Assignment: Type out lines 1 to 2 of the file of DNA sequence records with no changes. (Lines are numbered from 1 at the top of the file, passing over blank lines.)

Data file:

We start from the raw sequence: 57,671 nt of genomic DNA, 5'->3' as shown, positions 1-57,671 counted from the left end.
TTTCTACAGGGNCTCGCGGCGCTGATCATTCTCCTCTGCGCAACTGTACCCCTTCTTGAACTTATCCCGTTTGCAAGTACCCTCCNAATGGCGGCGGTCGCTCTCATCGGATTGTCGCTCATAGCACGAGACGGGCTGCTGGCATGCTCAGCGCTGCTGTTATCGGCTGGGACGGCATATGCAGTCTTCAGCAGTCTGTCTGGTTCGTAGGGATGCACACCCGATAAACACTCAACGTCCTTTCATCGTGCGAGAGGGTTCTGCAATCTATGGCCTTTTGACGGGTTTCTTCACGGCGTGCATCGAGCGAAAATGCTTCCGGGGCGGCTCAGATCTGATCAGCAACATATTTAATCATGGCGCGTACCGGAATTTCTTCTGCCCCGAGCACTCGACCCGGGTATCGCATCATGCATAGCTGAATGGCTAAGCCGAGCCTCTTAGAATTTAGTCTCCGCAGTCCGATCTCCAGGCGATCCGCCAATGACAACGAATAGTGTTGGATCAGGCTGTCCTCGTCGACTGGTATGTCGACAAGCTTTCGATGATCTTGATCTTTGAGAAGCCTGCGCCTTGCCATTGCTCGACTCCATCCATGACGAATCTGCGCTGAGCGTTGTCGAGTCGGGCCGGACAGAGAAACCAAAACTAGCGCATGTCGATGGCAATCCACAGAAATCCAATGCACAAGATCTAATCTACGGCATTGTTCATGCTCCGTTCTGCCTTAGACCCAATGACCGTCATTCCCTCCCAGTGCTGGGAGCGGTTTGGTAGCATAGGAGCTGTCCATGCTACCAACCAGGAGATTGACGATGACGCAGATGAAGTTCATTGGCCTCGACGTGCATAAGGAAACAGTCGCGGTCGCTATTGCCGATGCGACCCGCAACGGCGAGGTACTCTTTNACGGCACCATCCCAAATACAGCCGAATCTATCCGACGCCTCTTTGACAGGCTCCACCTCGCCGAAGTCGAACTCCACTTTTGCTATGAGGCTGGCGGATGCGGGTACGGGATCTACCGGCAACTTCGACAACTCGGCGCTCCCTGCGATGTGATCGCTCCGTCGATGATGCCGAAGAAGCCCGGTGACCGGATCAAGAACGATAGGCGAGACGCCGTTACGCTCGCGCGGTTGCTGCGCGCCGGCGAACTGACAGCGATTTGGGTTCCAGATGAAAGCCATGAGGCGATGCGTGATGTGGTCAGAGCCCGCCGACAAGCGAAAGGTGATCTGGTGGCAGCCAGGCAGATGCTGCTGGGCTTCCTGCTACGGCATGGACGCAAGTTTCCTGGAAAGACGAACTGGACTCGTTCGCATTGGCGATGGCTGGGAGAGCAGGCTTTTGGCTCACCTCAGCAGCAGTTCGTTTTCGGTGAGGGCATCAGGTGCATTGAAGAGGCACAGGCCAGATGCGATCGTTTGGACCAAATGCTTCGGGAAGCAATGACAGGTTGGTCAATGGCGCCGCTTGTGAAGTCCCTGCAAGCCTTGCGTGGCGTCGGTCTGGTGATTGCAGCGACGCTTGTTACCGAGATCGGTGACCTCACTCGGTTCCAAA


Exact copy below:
We start from the raw sequence: 57,671 nt of genomic DNA, 5'->3' as shown, positions 1-57,671 counted from the left end.
TTTCTACAGGGNCTCGCGGCGCTGATCATTCTCCTCTGCGCAACTGTACCCCTTCTTGAACTTATCCCGTTTGCAAGTACCCTCCNAATGGCGGCGGTCGCTCTCATCGGATTGTCGCTCATAGCACGAGACGGGCTGCTGGCATGCTCAGCGCTGCTGTTATCGGCTGGGACGGCATATGCAGTCTTCAGCAGTCTGTCTGGTTCGTAGGGATGCACACCCGATAAACACTCAACGTCCTTTCATCGTGCGAGAGGGTTCTGCAATCTATGGCCTTTTGACGGGTTTCTTCACGGCGTGCATCGAGCGAAAATGCTTCCGGGGCGGCTCAGATCTGATCAGCAACATATTTAATCATGGCGCGTACCGGAATTTCTTCTGCCCCGAGCACTCGACCCGGGTATCGCATCATGCATAGCTGAATGGCTAAGCCGAGCCTCTTAGAATTTAGTCTCCGCAGTCCGATCTCCAGGCGATCCGCCAATGACAACGAATAGTGTTGGATCAGGCTGTCCTCGTCGACTGGTATGTCGACAAGCTTTCGATGATCTTGATCTTTGAGAAGCCTGCGCCTTGCCATTGCTCGACTCCATCCATGACGAATCTGCGCTGAGCGTTGTCGAGTCGGGCCGGACAGAGAAACCAAAACTAGCGCATGTCGATGGCAATCCACAGAAATCCAATGCACAAGATCTAATCTACGGCATTGTTCATGCTCCGTTCTGCCTTAGACCCAATGACCGTCATTCCCTCCCAGTGCTGGGAGCGGTTTGGTAGCATAGGAGCTGTCCATGCTACCAACCAGGAGATTGACGATGACGCAGATGAAGTTCATTGGCCTCGACGTGCATAAGGAAACAGTCGCGGTCGCTATTGCCGATGCGACCCGCAACGGCGAGGTACTCTTTNACGGCACCATCCCAAATACAGCCGAATCTATCCGACGCCTCTTTGACAGGCTCCACCTCGCCGAAGTCGAACTCCACTTTTGCTATGAGGCTGGCGGATGCGGGTACGGGATCTACCGGCAACTTCGACAACTCGGCGCTCCCTGCGATGTGATCGCTCCGTCGATGATGCCGAAGAAGCCCGGTGACCGGATCAAGAACGATAGGCGAGACGCCGTTACGCTCGCGCGGTTGCTGCGCGCCGGCGAACTGACAGCGATTTGGGTTCCAGATGAAAGCCATGAGGCGATGCGTGATGTGGTCAGAGCCCGCCGACAAGCGAAAGGTGATCTGGTGGCAGCCAGGCAGATGCTGCTGGGCTTCCTGCTACGGCATGGACGCAAGTTTCCTGGAAAGACGAACTGGACTCGTTCGCATTGGCGATGGCTGGGAGAGCAGGCTTTTGGCTCACCTCAGCAGCAGTTCGTTTTCGGTGAGGGCATCAGGTGCATTGAAGAGGCACAGGCCAGATGCGATCGTTTGGACCAAATGCTTCGGGAAGCAATGACAGGTTGGTCAATGGCGCCGCTTGTGAAGTCCCTGCAAGCCTTGCGTGGCGTCGGTCTGGTGATTGCAGCGACGCTTGTTACCGAGATCGGTGACCTCACTCGGTTCCAAA